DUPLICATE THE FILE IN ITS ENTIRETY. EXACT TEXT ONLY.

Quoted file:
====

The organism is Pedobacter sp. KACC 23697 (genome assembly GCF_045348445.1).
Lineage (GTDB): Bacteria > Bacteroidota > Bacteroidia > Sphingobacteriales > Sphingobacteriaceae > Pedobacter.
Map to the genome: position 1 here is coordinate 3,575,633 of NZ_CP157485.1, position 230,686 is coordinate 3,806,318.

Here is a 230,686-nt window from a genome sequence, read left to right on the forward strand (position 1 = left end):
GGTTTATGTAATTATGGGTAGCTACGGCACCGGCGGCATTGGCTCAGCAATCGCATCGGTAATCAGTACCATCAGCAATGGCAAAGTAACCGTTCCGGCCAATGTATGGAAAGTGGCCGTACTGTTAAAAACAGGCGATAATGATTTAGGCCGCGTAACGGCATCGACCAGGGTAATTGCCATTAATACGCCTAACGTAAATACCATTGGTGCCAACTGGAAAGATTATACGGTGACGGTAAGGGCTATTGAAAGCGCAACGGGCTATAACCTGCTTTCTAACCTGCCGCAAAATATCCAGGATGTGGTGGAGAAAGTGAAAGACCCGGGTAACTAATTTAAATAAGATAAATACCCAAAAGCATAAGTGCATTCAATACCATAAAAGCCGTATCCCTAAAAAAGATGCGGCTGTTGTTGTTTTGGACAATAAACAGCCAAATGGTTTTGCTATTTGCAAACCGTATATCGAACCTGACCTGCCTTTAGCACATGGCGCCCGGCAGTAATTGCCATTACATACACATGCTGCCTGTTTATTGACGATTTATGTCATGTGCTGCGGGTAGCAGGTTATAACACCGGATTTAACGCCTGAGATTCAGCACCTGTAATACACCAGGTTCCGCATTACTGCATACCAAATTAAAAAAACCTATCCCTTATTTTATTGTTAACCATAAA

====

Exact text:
The organism is Pedobacter sp. KACC 23697 (genome assembly GCF_045348445.1).
Lineage (GTDB): Bacteria > Bacteroidota > Bacteroidia > Sphingobacteriales > Sphingobacteriaceae > Pedobacter.
Map to the genome: position 1 here is coordinate 3,575,633 of NZ_CP157485.1, position 230,686 is coordinate 3,806,318.

Here is a 230,686-nt window from a genome sequence, read left to right on the forward strand (position 1 = left end):
GGTTTATGTAATTATGGGTAGCTACGGCACCGGCGGCATTGGCTCAGCAATCGCATCGGTAATCAGTACCATCAGCAATGGCAAAGTAACCGTTCCGGCCAATGTATGGAAAGTGGCCGTACTGTTAAAAACAGGCGATAATGATTTAGGCCGCGTAACGGCATCGACCAGGGTAATTGCCATTAATACGCCTAACGTAAATACCATTGGTGCCAACTGGAAAGATTATACGGTGACGGTAAGGGCTATTGAAAGCGCAACGGGCTATAACCTGCTTTCTAACCTGCCGCAAAATATCCAGGATGTGGTGGAGAAAGTGAAAGACCCGGGTAACTAATTTAAATAAGATAAATACCCAAAAGCATAAGTGCATTCAATACCATAAAAGCCGTATCCCTAAAAAAGATGCGGCTGTTGTTGTTTTGGACAATAAACAGCCAAATGGTTTTGCTATTTGCAAACCGTATATCGAACCTGACCTGCCTTTAGCACATGGCGCCCGGCAGTAATTGCCATTACATACACATGCTGCCTGTTTATTGACGATTTATGTCATGTGCTGCGGGTAGCAGGTTATAACACCGGATTTAACGCCTGAGATTCAGCACCTGTAATACACCAGGTTCCGCATTACTGCATACCAAATTAAAAAAACCTATCCCTTATTTTATTGTTAACCATAAA